We derive our word profanity from a biblical term that means “outside the temple.” Profane means “unholy” or “unwholesome.” As we saw in Ephesians 4:29, some types of speech are literally unholy. Spouting certain four-letter words can hinder spiritual growth, harm relationships with others and undermine our credibility as bearers of Gospel truth.

Christians possess an advantage by having a pure well of words from which to draw. Years ago, as a new believer working my way through college, a superior noticed that I didn’t tell off-color jokes or use foul language like others in the workplace. Not only did this create a witnessing opportunity, but I was promoted to a level that no 21-year-old had ever held in that company. My boss later told me that my habit of avoiding profanity convinced him that I must be honest, and this led him to promote me.

Every communicator has thousands of words at his or her disposal. In the quest for individuality and self-expression, there’s no shortage of raw material. Teens need to talk! Comment! Express! Emote! But only in ways that speak well of themselves and of their Savior.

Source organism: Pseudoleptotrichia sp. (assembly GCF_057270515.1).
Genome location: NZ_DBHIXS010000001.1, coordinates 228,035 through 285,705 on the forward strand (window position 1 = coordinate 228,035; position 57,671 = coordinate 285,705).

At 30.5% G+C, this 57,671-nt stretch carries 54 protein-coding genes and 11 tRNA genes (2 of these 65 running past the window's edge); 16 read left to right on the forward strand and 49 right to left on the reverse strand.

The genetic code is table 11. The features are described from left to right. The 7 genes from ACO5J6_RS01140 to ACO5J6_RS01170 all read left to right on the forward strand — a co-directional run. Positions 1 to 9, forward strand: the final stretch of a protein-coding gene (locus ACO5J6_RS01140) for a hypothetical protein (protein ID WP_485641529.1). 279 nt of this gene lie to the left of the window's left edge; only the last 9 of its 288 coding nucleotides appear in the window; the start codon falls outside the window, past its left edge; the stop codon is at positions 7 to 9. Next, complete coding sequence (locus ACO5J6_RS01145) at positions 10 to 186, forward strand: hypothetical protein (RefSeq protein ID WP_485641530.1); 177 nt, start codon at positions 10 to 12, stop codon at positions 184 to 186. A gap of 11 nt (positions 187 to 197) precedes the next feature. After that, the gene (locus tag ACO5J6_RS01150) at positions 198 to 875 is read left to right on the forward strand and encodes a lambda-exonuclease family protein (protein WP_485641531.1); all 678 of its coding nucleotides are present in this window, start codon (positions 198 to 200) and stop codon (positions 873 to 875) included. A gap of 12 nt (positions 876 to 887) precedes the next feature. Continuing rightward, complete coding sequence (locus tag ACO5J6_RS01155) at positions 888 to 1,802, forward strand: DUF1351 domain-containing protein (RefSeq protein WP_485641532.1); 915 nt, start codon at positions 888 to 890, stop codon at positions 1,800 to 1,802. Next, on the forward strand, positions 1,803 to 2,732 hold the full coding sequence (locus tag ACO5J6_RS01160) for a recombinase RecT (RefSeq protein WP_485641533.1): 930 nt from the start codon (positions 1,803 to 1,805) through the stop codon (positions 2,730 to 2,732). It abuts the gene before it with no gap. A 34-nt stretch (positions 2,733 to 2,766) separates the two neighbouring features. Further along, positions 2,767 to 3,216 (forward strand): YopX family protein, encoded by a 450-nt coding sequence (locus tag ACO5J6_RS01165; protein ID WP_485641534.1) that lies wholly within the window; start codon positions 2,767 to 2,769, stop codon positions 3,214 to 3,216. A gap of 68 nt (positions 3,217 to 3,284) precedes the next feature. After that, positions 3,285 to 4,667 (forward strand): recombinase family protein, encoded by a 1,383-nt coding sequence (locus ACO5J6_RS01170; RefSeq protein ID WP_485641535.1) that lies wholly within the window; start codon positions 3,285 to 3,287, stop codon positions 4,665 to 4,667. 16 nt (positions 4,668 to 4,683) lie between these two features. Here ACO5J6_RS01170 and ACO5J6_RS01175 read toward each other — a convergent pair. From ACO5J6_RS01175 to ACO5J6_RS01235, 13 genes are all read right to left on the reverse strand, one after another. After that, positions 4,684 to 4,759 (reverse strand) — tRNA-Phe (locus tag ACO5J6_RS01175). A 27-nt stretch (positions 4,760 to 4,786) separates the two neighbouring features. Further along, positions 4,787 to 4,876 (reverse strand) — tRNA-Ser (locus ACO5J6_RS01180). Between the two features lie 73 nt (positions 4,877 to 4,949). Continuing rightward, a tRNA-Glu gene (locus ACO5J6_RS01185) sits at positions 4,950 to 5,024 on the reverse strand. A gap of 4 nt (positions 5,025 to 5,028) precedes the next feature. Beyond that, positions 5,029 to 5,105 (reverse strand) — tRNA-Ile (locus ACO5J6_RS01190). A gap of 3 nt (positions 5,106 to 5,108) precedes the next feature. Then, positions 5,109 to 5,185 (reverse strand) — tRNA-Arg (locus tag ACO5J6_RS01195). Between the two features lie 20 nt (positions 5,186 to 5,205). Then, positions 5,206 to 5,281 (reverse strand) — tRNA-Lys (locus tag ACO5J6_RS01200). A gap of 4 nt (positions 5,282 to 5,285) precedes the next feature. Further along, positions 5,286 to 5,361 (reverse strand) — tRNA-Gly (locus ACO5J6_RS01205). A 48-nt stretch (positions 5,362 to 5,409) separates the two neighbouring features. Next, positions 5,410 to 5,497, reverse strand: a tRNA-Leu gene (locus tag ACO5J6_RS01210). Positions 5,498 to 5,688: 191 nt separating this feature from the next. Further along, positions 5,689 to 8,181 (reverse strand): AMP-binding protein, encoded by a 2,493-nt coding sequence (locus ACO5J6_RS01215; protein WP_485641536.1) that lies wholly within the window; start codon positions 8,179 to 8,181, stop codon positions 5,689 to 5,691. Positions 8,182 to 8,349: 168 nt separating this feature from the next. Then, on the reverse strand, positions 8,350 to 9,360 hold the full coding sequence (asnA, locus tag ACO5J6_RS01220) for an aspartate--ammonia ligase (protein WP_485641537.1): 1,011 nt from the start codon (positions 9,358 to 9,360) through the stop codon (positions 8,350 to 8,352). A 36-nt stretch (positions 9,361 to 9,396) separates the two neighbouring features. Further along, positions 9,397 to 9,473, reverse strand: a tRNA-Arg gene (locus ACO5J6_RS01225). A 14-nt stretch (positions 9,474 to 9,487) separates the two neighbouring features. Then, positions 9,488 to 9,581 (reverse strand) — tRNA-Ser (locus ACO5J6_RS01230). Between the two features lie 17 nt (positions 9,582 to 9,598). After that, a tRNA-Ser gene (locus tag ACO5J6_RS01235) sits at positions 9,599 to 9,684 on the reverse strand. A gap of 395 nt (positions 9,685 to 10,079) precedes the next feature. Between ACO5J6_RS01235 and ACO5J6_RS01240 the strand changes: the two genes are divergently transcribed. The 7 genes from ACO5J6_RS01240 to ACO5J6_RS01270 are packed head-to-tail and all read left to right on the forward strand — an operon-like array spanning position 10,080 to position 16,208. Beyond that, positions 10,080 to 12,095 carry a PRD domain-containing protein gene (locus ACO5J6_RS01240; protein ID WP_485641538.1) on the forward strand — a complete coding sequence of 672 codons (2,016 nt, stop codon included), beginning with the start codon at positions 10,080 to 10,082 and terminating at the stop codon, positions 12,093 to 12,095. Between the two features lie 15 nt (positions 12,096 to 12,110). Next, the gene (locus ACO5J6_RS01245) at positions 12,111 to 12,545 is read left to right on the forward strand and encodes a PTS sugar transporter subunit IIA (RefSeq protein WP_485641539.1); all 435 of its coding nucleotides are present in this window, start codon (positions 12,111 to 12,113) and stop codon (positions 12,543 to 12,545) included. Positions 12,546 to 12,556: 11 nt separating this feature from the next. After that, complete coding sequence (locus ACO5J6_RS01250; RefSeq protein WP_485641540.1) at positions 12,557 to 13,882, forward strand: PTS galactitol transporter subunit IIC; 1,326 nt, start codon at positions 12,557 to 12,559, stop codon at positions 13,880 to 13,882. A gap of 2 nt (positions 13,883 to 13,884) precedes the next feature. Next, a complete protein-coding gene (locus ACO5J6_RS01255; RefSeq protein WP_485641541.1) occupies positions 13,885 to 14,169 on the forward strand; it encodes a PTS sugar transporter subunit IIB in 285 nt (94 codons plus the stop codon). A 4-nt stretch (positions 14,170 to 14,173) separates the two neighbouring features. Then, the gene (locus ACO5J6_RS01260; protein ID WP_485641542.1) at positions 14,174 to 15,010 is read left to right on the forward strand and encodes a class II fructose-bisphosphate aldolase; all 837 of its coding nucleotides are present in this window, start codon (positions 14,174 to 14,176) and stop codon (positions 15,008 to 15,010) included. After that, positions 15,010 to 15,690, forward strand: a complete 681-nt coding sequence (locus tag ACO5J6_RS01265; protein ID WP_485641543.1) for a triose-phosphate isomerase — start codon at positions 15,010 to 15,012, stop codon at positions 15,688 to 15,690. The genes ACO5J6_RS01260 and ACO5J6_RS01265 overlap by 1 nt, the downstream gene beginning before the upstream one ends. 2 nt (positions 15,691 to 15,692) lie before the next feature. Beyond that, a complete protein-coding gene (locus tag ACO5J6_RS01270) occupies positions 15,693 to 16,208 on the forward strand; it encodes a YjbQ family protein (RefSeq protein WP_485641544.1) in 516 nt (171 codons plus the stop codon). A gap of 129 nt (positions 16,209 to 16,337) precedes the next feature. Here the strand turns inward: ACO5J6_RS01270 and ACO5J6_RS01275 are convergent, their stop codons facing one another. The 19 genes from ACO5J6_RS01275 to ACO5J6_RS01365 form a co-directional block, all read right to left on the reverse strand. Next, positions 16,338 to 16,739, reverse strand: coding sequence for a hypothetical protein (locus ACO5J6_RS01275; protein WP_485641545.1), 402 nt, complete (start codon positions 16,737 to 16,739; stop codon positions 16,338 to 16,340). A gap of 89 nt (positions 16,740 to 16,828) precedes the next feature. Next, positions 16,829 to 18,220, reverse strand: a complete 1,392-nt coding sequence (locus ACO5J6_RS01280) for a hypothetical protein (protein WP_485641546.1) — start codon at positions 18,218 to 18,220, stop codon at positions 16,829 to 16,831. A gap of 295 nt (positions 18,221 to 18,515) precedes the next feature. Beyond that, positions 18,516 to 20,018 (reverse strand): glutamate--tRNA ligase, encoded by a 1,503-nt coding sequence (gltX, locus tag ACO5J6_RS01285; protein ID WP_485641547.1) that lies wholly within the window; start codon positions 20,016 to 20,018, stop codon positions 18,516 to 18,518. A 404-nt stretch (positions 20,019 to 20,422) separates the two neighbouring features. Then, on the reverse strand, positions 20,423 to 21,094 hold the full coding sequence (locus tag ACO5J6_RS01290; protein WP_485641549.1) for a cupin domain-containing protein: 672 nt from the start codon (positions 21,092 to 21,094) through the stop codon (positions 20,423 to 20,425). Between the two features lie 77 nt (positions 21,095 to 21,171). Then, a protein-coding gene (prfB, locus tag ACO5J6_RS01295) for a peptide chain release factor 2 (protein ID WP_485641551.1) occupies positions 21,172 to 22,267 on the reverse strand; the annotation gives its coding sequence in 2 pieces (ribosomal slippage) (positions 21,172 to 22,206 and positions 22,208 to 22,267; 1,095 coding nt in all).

Alex McFarland is president of Southern Evangelical Seminary and host of the daily radio program SoundRezn.

Tasty Treat? Not!

 

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About ronfurg

Former naval officer, federal investigator, forensic scientist, senior executive service member and pastor. In retirement serves as volunteer and life group leader at New Life Christian Church (www.newlife4me.com). Devoted to beautiful wife, kids and grandkids. Looking forward to the time when every knee will bow and every tongue will confess that Jesus Christ is Lord of all and that He is the Way, the Truth, and the Life.
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3 Responses to Words Matter

  1. Jonathan Hilgeman says:

    My personal opinion is that there is really only one consistent measure of any word: it’s intent. I believe we sometimes get so caught up in the condemnation of specific combinations of letters that we forget the thing that makes that specific combination profane in the first place. A word does not become profane by itself, but rather by how it is used.